The Biblical equation of God to acts of nature, and the definition of God within the New Testament itself, all provide the basis of appeal to this belief system.

It is maintained by Christian pantheists that the Catholic definition of God was heavily influenced by non-biblical sources and was dominated by Neo-Platonism, rendering the definition of God as something which "exists" outside of "existence", thus rendering the definition of "God" as something which "does not exist", that is, a non-existent God. It is this basic definition of God into Neo-Platonic non-existence that Christian pantheists find unbiblical and objectionable.

Augustine rejected pantheism on the following grounds:

Ought not men of intelligence, and indeed men of every kind, to be stirred up to examine the nature of this opinion? For there is no need of excellent capacity for this task, that putting away the desire of contention, they may observe that if God is the soul of the world, and the world is as a body to Him, who is the soul, He must be one living being consisting of soul and body, and that this same God is a kind of womb of nature containing all things in Himself, so that the lives and souls of all living things are taken, according to the manner of each one’s birth, out of His soul which vivifies that whole mass, and therefore nothing at all remains which is not a part of God. And if this is so, who cannot see what impious and irreligious consequences follow, such as that whatever one may trample, he must trample a part of God, and in slaying any living creature, a part of God must be slaughtered? But I am unwilling to utter all that may occur to those who think of it, yet cannot be spoken without irreverence.[3]

as well as:

Concerning the rational animal himself,—that is, man,—what more unhappy belief can be entertained than that a part of God is whipped when a boy is whipped? And who, unless he is quite mad, could bear the thought that parts of God can become lascivious, iniquitous, impious, and altogether damnable? In brief, why is God angry at those who do not worship Him, since these offenders are parts of Himself?[4]

[edit] Islam

A majority of Muslims condemn the concept of pantheism in Islam and state that it is an un-Islamic teaching[citation needed]. However, Sufism, which emphasizes personal and individual spiritual experience and understanding, contains pantheistic elements. The sources of pantheistic interpretation differ according to Sufistic tradition. Indigenous Sufism is influenced by Eastern texts, Hadith Sufism by Islamic scholars from the Sulaiman period, and Quranic Sufis see the Quran itself as the continuing revelation and interpret personification linguistics in the same manner as previous Biblical prophets. Most Ismaili Muslims are pantheistic[citation needed].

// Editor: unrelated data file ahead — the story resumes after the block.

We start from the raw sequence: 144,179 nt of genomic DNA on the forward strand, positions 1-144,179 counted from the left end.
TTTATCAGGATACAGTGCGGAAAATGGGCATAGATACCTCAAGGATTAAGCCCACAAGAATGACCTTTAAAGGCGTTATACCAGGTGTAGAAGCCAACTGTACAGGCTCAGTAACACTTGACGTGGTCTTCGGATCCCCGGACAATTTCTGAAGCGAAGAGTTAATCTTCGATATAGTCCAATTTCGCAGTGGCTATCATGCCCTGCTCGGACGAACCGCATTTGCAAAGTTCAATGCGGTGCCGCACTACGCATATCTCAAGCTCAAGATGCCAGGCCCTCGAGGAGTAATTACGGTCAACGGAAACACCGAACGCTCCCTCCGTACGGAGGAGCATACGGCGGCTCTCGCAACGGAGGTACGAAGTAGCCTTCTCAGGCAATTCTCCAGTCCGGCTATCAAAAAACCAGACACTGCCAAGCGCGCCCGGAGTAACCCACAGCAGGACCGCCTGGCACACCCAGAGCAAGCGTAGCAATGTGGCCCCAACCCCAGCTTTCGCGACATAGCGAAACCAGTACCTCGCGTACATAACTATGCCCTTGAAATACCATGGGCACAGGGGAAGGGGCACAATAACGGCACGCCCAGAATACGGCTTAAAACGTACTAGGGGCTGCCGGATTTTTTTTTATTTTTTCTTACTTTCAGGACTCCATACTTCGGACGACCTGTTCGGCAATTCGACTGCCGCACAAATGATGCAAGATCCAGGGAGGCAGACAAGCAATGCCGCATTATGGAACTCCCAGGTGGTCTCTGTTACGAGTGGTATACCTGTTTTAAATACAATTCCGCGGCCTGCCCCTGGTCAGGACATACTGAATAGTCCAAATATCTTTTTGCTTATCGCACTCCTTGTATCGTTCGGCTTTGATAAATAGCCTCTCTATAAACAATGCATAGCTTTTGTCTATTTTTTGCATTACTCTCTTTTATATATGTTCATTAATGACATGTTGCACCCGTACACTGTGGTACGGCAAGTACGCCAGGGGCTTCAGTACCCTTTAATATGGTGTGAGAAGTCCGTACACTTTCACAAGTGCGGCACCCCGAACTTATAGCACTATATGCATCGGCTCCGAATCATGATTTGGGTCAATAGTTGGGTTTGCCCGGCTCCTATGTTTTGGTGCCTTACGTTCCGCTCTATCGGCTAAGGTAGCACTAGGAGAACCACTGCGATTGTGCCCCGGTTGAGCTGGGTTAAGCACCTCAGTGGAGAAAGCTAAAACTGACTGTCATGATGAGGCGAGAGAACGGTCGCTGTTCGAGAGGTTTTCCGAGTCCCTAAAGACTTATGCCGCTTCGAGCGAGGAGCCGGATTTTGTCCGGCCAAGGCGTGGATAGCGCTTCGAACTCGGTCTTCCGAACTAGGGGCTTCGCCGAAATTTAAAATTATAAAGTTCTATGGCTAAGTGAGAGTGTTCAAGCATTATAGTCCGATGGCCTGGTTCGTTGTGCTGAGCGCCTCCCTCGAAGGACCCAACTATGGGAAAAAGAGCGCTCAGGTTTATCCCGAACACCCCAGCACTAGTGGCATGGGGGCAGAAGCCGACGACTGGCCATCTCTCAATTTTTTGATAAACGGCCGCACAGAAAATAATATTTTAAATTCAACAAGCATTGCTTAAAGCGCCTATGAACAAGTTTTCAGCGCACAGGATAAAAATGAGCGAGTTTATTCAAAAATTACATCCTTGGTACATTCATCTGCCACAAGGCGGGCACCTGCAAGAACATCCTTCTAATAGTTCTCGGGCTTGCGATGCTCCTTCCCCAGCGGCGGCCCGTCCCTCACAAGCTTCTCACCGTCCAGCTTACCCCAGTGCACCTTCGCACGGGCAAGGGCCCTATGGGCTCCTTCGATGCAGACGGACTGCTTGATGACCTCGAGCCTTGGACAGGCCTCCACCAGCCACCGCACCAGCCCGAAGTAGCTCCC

[edit] Other religions

There are many elements of pantheism in some forms of Buddhism, Neopaganism, and Theosophy along with many varying denominations and individuals within and without denominations. See also the Neopagan section of Gaia and the Church of All Worlds.

Many Unitarian Universalists consider themselves pantheists as do members of the Unity School of Christianity (New Thought).

Pantheism is an integral concept in many New Age religions and philosophies.

Paul Carus called himself "an atheist who loves God", and advocated "henism",[citation needed] which is often seen as monist or pantheist in nature.

Taoism holds a pantheistic view. The "Tao" could easily be equated with Spinoza's "God-or-Nature."

[edit] Related concepts

[edit] Panentheism

Classical pantheism has many features in common with panentheism, such as the idea that the universe is physically part of a creator god or gods. Technically, the two are separate. Whereas pantheism finds a god or gods to manifest their presence through the material universe as one unified substance or reality, panentheism finds a god or gods to be greater than the material universe alone. Some people find the distinction between these two beliefs as ambiguous and unhelpful, while others see it as a significant point of division.

Many of the major world religions described as pantheistic could also be described as panentheistic. For example, elements of both pantheism and panentheism are found in Hinduism. Certain interpretations of the Bhagavad Gita and Shri Rudram support this view.